The Washington Post and The New York Times and their rest of our daily mainstream media diet didn’t offer any appetizing headlines on Wednesday, so we resorted to the right-wing Drudge Report, which was blaring a headline that led to a link about how the federal budget deficit is up 15 percent over last year, which was already a record-setter. That was something we could sink our teeth into, for a couple of reasons.
First of all, we’re the sort of old-fashioned conservative and pre-President Donald Trump Republicans who still care about the multi-trillion-dollar national debt and how it swells with every quarterly multi-billion-dollar deficit. All that red ink eventually leads to economic catastrophe, and we fondly remember a time when the “Tea Party” faction of the Grand Old Party used to raise quite a fuss about it, but these days no seems to much care.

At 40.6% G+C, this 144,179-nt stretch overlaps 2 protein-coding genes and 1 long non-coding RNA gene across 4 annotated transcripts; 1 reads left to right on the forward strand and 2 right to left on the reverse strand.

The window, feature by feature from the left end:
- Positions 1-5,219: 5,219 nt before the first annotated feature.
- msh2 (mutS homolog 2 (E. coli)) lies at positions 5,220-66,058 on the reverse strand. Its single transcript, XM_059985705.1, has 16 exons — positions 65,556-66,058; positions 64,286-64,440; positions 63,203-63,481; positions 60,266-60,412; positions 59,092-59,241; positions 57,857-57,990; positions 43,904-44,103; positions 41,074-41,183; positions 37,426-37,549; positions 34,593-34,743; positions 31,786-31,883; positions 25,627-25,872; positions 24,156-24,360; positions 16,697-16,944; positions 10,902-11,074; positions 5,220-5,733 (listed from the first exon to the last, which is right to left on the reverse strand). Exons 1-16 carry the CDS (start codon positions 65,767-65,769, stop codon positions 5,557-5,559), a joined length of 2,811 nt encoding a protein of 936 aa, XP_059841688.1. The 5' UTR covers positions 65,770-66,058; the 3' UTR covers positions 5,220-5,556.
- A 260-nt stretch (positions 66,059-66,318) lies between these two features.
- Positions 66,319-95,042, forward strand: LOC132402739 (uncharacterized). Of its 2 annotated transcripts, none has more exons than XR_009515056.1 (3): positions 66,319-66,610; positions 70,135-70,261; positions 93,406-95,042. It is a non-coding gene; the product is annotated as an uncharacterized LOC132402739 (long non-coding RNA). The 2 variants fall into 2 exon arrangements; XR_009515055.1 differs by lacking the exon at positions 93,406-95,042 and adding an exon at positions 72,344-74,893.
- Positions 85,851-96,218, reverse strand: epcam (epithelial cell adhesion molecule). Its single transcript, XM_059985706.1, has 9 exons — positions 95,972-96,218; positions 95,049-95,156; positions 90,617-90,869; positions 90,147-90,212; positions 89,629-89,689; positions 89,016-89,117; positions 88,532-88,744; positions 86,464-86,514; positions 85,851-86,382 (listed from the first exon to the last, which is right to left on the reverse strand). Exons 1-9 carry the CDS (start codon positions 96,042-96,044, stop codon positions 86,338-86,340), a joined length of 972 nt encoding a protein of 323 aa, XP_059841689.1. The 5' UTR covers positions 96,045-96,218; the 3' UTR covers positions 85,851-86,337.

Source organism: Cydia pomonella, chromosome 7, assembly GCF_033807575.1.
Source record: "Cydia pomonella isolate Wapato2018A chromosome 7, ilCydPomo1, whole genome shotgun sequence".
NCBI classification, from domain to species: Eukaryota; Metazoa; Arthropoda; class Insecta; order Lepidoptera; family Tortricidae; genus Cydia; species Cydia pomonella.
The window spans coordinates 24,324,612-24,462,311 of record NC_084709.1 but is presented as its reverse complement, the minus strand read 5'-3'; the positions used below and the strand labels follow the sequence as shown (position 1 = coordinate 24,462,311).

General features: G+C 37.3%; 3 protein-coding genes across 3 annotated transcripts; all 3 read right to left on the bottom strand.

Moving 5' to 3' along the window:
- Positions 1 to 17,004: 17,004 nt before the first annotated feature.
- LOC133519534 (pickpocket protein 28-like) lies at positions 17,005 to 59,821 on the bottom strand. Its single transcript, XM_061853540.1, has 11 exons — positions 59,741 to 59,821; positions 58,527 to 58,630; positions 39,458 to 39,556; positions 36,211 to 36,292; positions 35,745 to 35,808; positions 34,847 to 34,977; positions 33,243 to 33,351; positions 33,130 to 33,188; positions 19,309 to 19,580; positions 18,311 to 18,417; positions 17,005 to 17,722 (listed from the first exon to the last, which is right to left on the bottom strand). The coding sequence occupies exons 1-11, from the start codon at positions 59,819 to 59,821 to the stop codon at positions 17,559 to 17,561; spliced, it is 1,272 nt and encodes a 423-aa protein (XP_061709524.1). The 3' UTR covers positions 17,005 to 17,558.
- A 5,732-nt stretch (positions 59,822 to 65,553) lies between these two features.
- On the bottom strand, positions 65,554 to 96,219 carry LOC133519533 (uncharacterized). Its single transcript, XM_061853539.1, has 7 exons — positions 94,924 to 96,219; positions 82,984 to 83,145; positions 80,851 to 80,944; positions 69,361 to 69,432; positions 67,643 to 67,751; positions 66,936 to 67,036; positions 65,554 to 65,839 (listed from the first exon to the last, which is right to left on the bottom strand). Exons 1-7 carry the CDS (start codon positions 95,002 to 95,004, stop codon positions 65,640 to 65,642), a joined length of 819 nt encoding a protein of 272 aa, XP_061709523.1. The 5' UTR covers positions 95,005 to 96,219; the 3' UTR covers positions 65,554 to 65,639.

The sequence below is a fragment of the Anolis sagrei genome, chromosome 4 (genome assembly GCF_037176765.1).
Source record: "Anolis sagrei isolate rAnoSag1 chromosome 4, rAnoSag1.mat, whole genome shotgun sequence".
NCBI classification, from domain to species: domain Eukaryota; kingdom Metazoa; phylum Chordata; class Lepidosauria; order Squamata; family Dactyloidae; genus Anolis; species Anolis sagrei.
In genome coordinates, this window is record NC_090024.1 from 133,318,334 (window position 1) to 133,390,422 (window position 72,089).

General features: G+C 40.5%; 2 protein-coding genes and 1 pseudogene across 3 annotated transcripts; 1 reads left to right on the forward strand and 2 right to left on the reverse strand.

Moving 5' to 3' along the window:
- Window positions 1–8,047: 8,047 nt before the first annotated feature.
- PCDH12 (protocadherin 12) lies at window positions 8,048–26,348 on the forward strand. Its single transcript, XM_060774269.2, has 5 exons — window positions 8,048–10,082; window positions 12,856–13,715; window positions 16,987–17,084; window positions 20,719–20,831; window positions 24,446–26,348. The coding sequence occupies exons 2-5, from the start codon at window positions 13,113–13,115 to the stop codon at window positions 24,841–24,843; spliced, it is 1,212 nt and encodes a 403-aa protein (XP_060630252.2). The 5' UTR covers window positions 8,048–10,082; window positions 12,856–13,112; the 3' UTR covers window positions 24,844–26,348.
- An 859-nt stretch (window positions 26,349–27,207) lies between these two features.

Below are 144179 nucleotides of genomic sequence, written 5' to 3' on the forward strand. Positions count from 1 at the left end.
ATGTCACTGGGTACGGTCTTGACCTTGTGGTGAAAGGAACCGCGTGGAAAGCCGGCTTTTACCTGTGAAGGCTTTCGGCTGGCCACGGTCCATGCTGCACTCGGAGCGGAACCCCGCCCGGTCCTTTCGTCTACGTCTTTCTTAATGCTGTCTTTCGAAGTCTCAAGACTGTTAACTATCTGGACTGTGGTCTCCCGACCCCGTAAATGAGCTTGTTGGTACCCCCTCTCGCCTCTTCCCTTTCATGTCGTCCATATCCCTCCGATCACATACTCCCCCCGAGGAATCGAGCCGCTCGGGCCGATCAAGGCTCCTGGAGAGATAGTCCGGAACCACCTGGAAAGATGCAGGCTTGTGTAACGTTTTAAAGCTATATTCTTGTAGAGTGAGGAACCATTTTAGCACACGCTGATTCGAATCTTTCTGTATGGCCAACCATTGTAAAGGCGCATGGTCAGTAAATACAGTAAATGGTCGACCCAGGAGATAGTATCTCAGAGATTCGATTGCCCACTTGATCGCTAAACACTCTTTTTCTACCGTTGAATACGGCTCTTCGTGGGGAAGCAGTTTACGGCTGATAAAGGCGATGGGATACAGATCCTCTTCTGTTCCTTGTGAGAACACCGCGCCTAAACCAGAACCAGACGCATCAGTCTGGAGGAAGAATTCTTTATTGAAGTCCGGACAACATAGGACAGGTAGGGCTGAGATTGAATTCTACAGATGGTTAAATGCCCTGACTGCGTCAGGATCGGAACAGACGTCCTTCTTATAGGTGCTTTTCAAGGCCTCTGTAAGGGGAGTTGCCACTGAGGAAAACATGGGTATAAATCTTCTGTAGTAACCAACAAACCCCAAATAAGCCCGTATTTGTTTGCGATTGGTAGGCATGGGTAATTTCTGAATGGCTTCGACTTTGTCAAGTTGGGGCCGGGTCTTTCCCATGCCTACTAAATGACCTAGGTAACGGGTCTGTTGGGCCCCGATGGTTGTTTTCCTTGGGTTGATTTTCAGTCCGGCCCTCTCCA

These days most of the crowded field of Democratic presidential contenders are advocating the near-bankrupt Medicare program for everyone, and promising reparations for the slaves that no one still alive ever owned, along with countless other crazy and very expensive ideas abut everything from economic justice to the climate. Meanwhile, despite Trump’s budget-cutting and budget-balancing campaign promises, the Republicans seem quite willing to go along with ever-swelling budgets. Trump justly likes to brag about the current swell state of the economy, but even according to left’s cherished Keynesian economic theories that’s when we should be paying down the national debt, and we don’t see any solution in sight.
The other thing we notice is that even the far-right Drudge Report, which we stopped linking to when it started linking to Infowars and Gateway Pundit and other right wing conspiracy web sites, is also raising the alarm about the creeping national debt. At this point there’s no telling how the right vs. left dispute will turn out on the nation’s financial ledgers, but given he left’s usual fiscal craziness and the right’s current Trump-ism, we don’t expect it to turn out well.
— Bud Norman